(Updates with analyst’s comments and share prices in 17th, 24th, 26th paragraph)
Dec. 20 (Bloomberg) -- Zhu Lei, a property agent for the Serenity Coast luxury residential and hotel complex in Sanya on China’s Hainan island, recalls clients carrying suitcases of cash to shop for holiday apartments last year.
“We didn’t even have time for toilet breaks because there were just too many clients,” Zhu said. Today, sales in the second-biggest city on the tropical island compared to Hawaii for its sandy beaches and weather, are “bleak,” he said.
A two-year lending binge and the government’s plan to transform Hainan, in the South China Sea, into an international tourism destination helped fuel a 48 percent surge in Sanya’s home prices last year, making it the nation’s best-performing property market. As China in 2011 switched gears with policies such as increased deposit requirements designed to curb speculation, Sanya’s home prices have dropped 28 percent since last December.
“It was really no different to what was driving prices in other cities in China, which was an explosion of liquidity that caused asset inflation across the country,” said Patrick Chovanec, an associate professor at Tsinghua University’s School of Economics and Management in Beijing.
China spent 4 trillion yuan ($628 billion) to shield its economy as credit markets froze when Lehman Brothers Holdings Inc. collapsed in September 2008. It also encouraged banks to lend out a record $2.7 trillion in 2009 and 2010, fueling a surge in home prices and construction that it’s now battling to restrain after warning of an asset bubble.
While the rest of China hasn’t experienced a property collapse since people were given ownership of their previously state-owned homes in 1998, Hainan, part of about 200 islands that make up China’s smallest province with the same name, is in the midst of its second rout in 20 years.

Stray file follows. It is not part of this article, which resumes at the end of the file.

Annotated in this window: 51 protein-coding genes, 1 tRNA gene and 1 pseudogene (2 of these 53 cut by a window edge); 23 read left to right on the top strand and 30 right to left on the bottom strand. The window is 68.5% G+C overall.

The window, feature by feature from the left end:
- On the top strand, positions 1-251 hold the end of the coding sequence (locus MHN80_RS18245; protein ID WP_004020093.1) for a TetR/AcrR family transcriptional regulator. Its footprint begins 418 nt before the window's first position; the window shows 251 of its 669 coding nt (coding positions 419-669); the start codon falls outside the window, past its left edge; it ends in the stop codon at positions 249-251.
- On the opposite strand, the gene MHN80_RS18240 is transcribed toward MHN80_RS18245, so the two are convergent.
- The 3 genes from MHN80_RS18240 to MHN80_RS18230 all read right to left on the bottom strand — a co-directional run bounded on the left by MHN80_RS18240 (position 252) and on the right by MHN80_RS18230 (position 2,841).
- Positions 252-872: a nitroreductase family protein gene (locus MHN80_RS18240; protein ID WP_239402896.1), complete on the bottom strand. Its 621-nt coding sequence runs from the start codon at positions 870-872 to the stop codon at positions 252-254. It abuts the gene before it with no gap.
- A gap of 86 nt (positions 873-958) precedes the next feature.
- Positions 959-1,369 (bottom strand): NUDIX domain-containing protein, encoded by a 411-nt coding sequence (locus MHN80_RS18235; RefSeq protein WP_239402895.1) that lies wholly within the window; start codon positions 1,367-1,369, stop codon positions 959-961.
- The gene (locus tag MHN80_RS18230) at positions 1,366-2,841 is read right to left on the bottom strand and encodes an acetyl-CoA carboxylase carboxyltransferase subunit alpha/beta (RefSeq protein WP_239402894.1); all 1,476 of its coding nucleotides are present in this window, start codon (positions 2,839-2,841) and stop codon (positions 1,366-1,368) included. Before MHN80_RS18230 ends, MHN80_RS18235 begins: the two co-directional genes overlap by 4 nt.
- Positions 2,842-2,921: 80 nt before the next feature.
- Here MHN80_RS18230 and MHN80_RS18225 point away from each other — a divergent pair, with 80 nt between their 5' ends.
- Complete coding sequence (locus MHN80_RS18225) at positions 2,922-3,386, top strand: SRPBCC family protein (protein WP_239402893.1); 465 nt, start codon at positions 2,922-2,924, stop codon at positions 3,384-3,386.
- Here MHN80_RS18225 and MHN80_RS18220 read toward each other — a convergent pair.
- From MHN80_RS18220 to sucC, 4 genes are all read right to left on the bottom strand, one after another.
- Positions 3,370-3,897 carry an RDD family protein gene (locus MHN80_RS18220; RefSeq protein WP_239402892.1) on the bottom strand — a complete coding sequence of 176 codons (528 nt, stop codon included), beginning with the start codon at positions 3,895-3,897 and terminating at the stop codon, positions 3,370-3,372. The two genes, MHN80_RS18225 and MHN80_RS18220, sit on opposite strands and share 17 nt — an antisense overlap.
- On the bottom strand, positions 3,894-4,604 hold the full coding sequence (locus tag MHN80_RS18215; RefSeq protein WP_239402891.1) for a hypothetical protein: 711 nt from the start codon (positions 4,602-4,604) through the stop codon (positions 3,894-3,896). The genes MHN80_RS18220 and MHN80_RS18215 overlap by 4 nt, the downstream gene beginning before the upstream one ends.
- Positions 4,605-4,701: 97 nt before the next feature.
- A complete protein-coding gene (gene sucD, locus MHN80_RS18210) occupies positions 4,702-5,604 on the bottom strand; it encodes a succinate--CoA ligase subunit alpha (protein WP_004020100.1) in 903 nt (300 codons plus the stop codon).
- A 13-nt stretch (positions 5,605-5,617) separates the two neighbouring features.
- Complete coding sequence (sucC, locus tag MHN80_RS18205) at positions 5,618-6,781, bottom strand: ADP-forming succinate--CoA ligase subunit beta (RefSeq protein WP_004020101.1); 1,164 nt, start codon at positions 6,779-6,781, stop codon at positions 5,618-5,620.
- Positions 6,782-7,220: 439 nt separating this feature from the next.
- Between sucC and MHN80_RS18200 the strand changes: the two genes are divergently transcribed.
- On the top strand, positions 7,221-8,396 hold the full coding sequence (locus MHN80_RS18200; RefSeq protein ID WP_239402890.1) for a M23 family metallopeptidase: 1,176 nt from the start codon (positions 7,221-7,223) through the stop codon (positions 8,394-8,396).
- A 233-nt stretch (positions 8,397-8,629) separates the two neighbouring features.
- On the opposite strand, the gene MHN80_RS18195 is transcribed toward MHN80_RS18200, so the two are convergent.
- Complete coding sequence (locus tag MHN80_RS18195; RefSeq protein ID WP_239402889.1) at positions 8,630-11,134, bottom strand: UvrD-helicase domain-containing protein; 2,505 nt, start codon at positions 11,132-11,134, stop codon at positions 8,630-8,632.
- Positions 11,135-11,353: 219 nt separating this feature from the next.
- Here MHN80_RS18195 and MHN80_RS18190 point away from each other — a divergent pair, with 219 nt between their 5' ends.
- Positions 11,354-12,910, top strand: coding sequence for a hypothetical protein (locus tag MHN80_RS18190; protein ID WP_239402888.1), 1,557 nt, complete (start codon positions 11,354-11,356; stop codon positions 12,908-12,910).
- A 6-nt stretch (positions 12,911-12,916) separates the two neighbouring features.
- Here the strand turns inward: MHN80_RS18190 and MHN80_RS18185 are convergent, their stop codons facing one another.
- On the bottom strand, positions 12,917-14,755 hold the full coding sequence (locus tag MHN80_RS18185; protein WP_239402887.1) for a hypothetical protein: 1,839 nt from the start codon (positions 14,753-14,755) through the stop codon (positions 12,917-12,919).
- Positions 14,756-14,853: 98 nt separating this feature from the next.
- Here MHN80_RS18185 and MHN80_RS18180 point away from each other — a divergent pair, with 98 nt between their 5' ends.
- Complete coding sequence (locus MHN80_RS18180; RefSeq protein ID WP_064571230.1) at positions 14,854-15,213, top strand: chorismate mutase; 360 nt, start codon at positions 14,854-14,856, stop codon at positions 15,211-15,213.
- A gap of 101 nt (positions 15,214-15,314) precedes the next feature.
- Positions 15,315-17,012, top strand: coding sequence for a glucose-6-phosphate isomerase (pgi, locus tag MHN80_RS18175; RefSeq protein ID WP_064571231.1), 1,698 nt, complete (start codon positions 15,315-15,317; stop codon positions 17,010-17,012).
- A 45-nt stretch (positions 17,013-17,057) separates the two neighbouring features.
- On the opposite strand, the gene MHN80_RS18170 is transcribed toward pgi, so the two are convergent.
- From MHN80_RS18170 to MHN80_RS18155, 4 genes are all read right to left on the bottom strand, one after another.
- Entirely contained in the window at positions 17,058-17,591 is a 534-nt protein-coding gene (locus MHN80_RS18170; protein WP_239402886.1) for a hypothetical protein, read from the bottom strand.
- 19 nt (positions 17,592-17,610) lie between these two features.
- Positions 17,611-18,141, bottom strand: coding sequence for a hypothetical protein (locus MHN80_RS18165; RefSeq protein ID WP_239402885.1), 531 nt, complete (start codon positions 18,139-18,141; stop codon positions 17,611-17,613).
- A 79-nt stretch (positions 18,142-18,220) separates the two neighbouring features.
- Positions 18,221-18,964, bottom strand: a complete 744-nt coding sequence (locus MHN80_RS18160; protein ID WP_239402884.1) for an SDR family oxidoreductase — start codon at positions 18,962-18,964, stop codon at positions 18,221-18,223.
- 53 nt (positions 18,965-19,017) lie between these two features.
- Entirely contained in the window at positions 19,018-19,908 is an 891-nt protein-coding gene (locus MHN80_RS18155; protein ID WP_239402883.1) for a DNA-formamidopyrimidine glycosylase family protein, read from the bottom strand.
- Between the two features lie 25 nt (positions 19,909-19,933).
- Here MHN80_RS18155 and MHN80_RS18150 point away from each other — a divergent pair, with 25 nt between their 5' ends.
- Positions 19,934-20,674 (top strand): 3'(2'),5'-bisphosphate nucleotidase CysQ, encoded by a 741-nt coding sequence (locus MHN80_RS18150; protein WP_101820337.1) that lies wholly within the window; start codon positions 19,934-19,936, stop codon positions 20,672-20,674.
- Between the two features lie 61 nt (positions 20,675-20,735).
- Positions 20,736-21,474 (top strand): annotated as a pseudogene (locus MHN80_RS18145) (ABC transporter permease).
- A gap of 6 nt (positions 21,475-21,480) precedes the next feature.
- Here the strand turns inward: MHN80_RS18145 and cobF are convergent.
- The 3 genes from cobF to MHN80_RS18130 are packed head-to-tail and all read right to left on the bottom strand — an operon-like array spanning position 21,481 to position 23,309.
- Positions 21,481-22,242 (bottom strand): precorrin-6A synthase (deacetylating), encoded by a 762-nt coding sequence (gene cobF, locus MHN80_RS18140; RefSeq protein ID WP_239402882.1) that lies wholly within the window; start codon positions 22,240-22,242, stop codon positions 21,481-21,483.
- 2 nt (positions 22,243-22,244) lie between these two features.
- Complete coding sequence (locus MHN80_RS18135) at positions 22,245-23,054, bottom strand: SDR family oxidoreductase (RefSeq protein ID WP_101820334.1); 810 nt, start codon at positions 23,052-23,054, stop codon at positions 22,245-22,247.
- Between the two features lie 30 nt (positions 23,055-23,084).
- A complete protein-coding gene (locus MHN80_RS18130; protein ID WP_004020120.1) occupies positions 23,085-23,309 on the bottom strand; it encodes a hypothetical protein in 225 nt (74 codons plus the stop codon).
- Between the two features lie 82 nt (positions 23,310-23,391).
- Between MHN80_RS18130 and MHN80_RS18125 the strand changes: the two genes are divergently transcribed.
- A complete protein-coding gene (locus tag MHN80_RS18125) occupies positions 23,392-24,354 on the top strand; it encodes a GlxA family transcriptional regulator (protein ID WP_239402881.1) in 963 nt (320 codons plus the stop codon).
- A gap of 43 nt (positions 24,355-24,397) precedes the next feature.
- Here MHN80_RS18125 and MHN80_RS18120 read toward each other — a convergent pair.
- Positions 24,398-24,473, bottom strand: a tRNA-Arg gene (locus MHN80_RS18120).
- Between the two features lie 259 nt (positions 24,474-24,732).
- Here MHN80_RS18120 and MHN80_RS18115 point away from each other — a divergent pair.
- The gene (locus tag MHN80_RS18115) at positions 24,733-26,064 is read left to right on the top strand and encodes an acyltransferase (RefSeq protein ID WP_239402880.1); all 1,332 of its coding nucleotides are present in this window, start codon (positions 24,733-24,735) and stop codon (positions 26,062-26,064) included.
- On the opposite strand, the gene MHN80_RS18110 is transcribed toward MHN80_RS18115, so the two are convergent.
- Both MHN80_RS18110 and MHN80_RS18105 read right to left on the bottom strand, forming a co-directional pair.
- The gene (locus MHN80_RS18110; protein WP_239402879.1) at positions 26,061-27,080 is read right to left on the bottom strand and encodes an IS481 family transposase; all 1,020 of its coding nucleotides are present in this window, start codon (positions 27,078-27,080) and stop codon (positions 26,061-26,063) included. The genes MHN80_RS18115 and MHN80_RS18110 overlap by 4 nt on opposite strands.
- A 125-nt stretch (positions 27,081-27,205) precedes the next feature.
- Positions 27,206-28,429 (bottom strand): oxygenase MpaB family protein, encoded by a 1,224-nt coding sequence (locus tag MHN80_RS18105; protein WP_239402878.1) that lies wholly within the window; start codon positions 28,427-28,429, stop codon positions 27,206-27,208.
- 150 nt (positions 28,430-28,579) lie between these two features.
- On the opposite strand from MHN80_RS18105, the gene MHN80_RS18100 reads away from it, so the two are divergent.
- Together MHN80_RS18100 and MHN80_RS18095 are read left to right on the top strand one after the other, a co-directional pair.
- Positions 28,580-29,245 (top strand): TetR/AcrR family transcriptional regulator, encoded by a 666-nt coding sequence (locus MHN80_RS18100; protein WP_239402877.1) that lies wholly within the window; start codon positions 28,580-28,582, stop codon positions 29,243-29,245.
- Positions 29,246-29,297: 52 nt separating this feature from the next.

Residential property prices in Sanya fell 28 percent in November from a record high of 32,020 yuan per square meter (10.76 square feet) last December, according to Centaline Property Agency Ltd., China’s biggest real-estate brokerage. Sales fell 52 percent in October to 36,600 square meters from last year, and more than 80 percent of buyers are not locals, the brokerage said.
Zhu, the realtor, sells high-end apartments in eight buildings with ocean views or overlooking golf courses in the Serenity Coast complex, which is still being built and will include five-star hotels, a music hall and water park. Zhu said only about 70 units were sold during the week-long October holiday, which “couldn’t be compared with last year,” declining to give the 2010 sales figure.
A three-bedroom apartment in the luxury development sells for about 49,000 yuan per square meter on average, while a penthouse could cost as much as 13.8 million yuan. The Serenity Marina in the project will be the host port and race village for the Volvo Ocean yacht race in February.
Globally, it’s the luxury holiday property sector of the real estate market that typically is first to fall and often drops the most when property markets sour, Jeremy Helsby, chief executive officer at Savills Plc, the U.K.’s biggest brokerage, said in an interview in Shanghai.
“You get what we call the froth of the market: it’s the first bit of the cappuccino you drink,” he said. “It tastes very good, but when the market goes down, the froth goes very quickly.”
In the U.S., Miami-area homes are selling for about half their December 2006 peak, according to the S&P/Case-Shiller index. Sanya is on about the same latitude as Hawaii and Miami.
The government unveiled a plan in December 2009 to build Hainan into an international tourism center. Hotel chains such as Starwood Hotels & Resorts Worldwide Inc. and Marriott International Inc. line up along Yalong Bay, to Sanya’s east.
The island has hosted the Boao Forum for Asia, a gathering of government and business leaders modeled on the World Economic Forum and the forum in Davos, Switzerland. It also is home to Hainan Airlines Co., backed by billionaire George Soros.
China’s home prices declined in 49 of 70 cities in November from October, the worst performance this year, after the government expanded efforts to curb the risk of an asset bubble by raising down-payment and mortgage requirements. It also imposed home purchase restrictions in about 40 cities including Sanya and Haikou, the provincial capital of Hainan.